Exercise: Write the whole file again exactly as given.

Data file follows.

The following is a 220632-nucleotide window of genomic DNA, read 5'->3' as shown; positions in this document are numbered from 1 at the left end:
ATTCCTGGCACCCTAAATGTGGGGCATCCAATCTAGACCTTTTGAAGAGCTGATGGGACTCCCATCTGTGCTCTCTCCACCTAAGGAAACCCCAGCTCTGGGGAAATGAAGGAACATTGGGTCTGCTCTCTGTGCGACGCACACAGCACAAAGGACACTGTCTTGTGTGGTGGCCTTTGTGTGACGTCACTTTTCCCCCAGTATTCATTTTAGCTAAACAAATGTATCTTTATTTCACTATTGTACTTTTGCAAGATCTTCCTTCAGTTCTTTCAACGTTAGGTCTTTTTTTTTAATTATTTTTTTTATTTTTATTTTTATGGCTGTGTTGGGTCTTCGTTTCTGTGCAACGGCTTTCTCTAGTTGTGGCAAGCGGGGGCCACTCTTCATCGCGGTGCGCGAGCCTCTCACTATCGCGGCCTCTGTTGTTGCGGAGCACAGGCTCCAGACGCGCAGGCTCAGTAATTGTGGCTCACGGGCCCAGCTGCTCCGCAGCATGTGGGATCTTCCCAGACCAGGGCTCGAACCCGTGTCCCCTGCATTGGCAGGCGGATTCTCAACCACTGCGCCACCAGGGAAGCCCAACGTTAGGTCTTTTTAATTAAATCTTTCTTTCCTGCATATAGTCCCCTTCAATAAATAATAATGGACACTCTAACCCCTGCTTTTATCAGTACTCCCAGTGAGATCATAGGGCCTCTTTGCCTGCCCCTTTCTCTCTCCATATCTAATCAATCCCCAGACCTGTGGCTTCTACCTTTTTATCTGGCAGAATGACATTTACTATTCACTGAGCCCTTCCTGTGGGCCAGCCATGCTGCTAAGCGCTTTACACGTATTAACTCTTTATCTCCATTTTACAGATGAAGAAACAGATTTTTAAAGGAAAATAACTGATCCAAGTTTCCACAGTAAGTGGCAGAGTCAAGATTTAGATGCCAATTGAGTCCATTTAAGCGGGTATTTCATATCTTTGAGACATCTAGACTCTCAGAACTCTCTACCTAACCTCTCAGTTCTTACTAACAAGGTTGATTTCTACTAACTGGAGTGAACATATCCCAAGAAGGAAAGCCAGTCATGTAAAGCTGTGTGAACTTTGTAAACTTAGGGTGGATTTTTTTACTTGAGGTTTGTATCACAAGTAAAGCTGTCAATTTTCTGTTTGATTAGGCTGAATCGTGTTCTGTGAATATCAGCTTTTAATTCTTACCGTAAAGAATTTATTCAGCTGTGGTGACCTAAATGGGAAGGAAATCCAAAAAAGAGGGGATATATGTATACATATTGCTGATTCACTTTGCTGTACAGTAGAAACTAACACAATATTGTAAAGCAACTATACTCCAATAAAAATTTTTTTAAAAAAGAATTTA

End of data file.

The following is a 220632-nucleotide window of genomic DNA, read 5'->3' as shown; positions in this document are numbered from 1 at the left end:
ATTCCTGGCACCCTAAATGTGGGGCATCCAATCTAGACCTTTTGAAGAGCTGATGGGACTCCCATCTGTGCTCTCTCCACCTAAGGAAACCCCAGCTCTGGGGAAATGAAGGAACATTGGGTCTGCTCTCTGTGCGACGCACACAGCACAAAGGACACTGTCTTGTGTGGTGGCCTTTGTGTGACGTCACTTTTCCCCCAGTATTCATTTTAGCTAAACAAATGTATCTTTATTTCACTATTGTACTTTTGCAAGATCTTCCTTCAGTTCTTTCAACGTTAGGTCTTTTTTTTTAATTATTTTTTTTATTTTTATTTTTATGGCTGTGTTGGGTCTTCGTTTCTGTGCAACGGCTTTCTCTAGTTGTGGCAAGCGGGGGCCACTCTTCATCGCGGTGCGCGAGCCTCTCACTATCGCGGCCTCTGTTGTTGCGGAGCACAGGCTCCAGACGCGCAGGCTCAGTAATTGTGGCTCACGGGCCCAGCTGCTCCGCAGCATGTGGGATCTTCCCAGACCAGGGCTCGAACCCGTGTCCCCTGCATTGGCAGGCGGATTCTCAACCACTGCGCCACCAGGGAAGCCCAACGTTAGGTCTTTTTAATTAAATCTTTCTTTCCTGCATATAGTCCCCTTCAATAAATAATAATGGACACTCTAACCCCTGCTTTTATCAGTACTCCCAGTGAGATCATAGGGCCTCTTTGCCTGCCCCTTTCTCTCTCCATATCTAATCAATCCCCAGACCTGTGGCTTCTACCTTTTTATCTGGCAGAATGACATTTACTATTCACTGAGCCCTTCCTGTGGGCCAGCCATGCTGCTAAGCGCTTTACACGTATTAACTCTTTATCTCCATTTTACAGATGAAGAAACAGATTTTTAAAGGAAAATAACTGATCCAAGTTTCCACAGTAAGTGGCAGAGTCAAGATTTAGATGCCAATTGAGTCCATTTAAGCGGGTATTTCATATCTTTGAGACATCTAGACTCTCAGAACTCTCTACCTAACCTCTCAGTTCTTACTAACAAGGTTGATTTCTACTAACTGGAGTGAACATATCCCAAGAAGGAAAGCCAGTCATGTAAAGCTGTGTGAACTTTGTAAACTTAGGGTGGATTTTTTTACTTGAGGTTTGTATCACAAGTAAAGCTGTCAATTTTCTGTTTGATTAGGCTGAATCGTGTTCTGTGAATATCAGCTTTTAATTCTTACCGTAAAGAATTTATTCAGCTGTGGTGACCTAAATGGGAAGGAAATCCAAAAAAGAGGGGATATATGTATACATATTGCTGATTCACTTTGCTGTACAGTAGAAACTAACACAATATTGTAAAGCAACTATACTCCAATAAAAATTTTTTTAAAAAAGAATTTA